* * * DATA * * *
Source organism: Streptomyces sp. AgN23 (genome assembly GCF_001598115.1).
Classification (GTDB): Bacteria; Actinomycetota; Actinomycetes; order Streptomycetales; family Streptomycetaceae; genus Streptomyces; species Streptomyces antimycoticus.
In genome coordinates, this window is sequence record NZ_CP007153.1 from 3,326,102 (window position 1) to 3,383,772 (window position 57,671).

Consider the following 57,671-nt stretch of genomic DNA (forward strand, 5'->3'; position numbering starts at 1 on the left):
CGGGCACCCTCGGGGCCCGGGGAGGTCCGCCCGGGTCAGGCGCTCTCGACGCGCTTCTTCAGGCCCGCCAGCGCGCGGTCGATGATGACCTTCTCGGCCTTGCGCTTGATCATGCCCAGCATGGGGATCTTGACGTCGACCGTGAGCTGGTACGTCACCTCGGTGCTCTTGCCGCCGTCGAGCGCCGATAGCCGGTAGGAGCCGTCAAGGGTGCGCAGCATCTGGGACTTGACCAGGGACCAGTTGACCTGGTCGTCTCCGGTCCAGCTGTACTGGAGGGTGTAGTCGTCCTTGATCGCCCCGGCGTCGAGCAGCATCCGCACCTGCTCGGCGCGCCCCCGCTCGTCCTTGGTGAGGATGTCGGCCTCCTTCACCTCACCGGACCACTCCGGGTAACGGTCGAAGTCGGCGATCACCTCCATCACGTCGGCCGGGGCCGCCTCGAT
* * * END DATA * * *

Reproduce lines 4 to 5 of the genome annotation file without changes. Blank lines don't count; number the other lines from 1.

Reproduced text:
Consider the following 57,671-nt stretch of genomic DNA (forward strand, 5'->3'; position numbering starts at 1 on the left):
CGGGCACCCTCGGGGCCCGGGGAGGTCCGCCCGGGTCAGGCGCTCTCGACGCGCTTCTTCAGGCCCGCCAGCGCGCGGTCGATGATGACCTTCTCGGCCTTGCGCTTGATCATGCCCAGCATGGGGATCTTGACGTCGACCGTGAGCTGGTACGTCACCTCGGTGCTCTTGCCGCCGTCGAGCGCCGATAGCCGGTAGGAGCCGTCAAGGGTGCGCAGCATCTGGGACTTGACCAGGGACCAGTTGACCTGGTCGTCTCCGGTCCAGCTGTACTGGAGGGTGTAGTCGTCCTTGATCGCCCCGGCGTCGAGCAGCATCCGCACCTGCTCGGCGCGCCCCCGCTCGTCCTTGGTGAGGATGTCGGCCTCCTTCACCTCACCGGACCACTCCGGGTAACGGTCGAAGTCGGCGATCACCTCCATCACGTCGGCCGGGGCCGCCTCGAT